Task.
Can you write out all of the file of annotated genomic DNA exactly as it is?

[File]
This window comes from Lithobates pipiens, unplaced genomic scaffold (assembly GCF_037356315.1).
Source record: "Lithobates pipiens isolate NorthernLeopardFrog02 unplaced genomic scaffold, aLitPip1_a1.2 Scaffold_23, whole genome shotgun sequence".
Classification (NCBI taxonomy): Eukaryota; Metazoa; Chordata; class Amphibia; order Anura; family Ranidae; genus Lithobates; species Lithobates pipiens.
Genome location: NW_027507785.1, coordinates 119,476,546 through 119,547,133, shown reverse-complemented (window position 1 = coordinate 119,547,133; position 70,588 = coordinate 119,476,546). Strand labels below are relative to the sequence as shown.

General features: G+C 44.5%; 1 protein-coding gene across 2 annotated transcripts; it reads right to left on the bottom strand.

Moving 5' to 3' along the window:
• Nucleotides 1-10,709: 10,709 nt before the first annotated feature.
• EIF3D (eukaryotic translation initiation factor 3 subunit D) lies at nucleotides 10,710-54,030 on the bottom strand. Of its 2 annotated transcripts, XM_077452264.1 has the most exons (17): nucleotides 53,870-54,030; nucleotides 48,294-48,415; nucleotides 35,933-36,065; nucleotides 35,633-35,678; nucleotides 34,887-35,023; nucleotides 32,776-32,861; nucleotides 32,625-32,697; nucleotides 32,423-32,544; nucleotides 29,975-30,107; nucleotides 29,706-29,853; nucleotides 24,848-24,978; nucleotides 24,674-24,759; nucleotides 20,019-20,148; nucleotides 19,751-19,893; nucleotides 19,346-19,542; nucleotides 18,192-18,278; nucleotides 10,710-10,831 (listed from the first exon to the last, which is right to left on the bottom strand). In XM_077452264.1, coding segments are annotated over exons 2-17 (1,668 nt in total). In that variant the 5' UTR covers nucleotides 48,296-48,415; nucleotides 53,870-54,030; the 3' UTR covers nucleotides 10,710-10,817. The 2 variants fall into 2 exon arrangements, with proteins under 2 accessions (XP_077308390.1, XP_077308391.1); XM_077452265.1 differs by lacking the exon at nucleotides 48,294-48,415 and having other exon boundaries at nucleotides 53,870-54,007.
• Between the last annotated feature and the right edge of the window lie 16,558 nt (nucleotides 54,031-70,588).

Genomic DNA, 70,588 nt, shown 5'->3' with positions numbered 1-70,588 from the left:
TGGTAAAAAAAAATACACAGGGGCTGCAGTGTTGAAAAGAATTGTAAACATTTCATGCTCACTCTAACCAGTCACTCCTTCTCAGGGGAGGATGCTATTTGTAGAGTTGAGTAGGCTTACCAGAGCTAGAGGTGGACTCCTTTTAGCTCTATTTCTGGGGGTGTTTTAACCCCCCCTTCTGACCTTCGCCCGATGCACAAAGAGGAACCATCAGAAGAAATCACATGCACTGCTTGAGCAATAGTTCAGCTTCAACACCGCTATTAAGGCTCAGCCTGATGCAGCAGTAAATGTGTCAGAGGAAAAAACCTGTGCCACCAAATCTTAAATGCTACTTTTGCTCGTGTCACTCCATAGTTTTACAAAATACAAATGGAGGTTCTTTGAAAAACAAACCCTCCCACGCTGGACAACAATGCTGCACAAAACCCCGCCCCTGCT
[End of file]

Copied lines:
This window comes from Lithobates pipiens, unplaced genomic scaffold (assembly GCF_037356315.1).
Source record: "Lithobates pipiens isolate NorthernLeopardFrog02 unplaced genomic scaffold, aLitPip1_a1.2 Scaffold_23, whole genome shotgun sequence".
Classification (NCBI taxonomy): Eukaryota; Metazoa; Chordata; class Amphibia; order Anura; family Ranidae; genus Lithobates; species Lithobates pipiens.
Genome location: NW_027507785.1, coordinates 119,476,546 through 119,547,133, shown reverse-complemented (window position 1 = coordinate 119,547,133; position 70,588 = coordinate 119,476,546). Strand labels below are relative to the sequence as shown.

General features: G+C 44.5%; 1 protein-coding gene across 2 annotated transcripts; it reads right to left on the bottom strand.

Moving 5' to 3' along the window:
• Nucleotides 1-10,709: 10,709 nt before the first annotated feature.
• EIF3D (eukaryotic translation initiation factor 3 subunit D) lies at nucleotides 10,710-54,030 on the bottom strand. Of its 2 annotated transcripts, XM_077452264.1 has the most exons (17): nucleotides 53,870-54,030; nucleotides 48,294-48,415; nucleotides 35,933-36,065; nucleotides 35,633-35,678; nucleotides 34,887-35,023; nucleotides 32,776-32,861; nucleotides 32,625-32,697; nucleotides 32,423-32,544; nucleotides 29,975-30,107; nucleotides 29,706-29,853; nucleotides 24,848-24,978; nucleotides 24,674-24,759; nucleotides 20,019-20,148; nucleotides 19,751-19,893; nucleotides 19,346-19,542; nucleotides 18,192-18,278; nucleotides 10,710-10,831 (listed from the first exon to the last, which is right to left on the bottom strand). In XM_077452264.1, coding segments are annotated over exons 2-17 (1,668 nt in total). In that variant the 5' UTR covers nucleotides 48,296-48,415; nucleotides 53,870-54,030; the 3' UTR covers nucleotides 10,710-10,817. The 2 variants fall into 2 exon arrangements, with proteins under 2 accessions (XP_077308390.1, XP_077308391.1); XM_077452265.1 differs by lacking the exon at nucleotides 48,294-48,415 and having other exon boundaries at nucleotides 53,870-54,007.
• Between the last annotated feature and the right edge of the window lie 16,558 nt (nucleotides 54,031-70,588).

Genomic DNA, 70,588 nt, shown 5'->3' with positions numbered 1-70,588 from the left:
TGGTAAAAAAAAATACACAGGGGCTGCAGTGTTGAAAAGAATTGTAAACATTTCATGCTCACTCTAACCAGTCACTCCTTCTCAGGGGAGGATGCTATTTGTAGAGTTGAGTAGGCTTACCAGAGCTAGAGGTGGACTCCTTTTAGCTCTATTTCTGGGGGTGTTTTAACCCCCCCTTCTGACCTTCGCCCGATGCACAAAGAGGAACCATCAGAAGAAATCACATGCACTGCTTGAGCAATAGTTCAGCTTCAACACCGCTATTAAGGCTCAGCCTGATGCAGCAGTAAATGTGTCAGAGGAAAAAACCTGTGCCACCAAATCTTAAATGCTACTTTTGCTCGTGTCACTCCATAGTTTTACAAAATACAAATGGAGGTTCTTTGAAAAACAAACCCTCCCACGCTGGACAACAATGCTGCACAAAACCCCGCCCCTGCT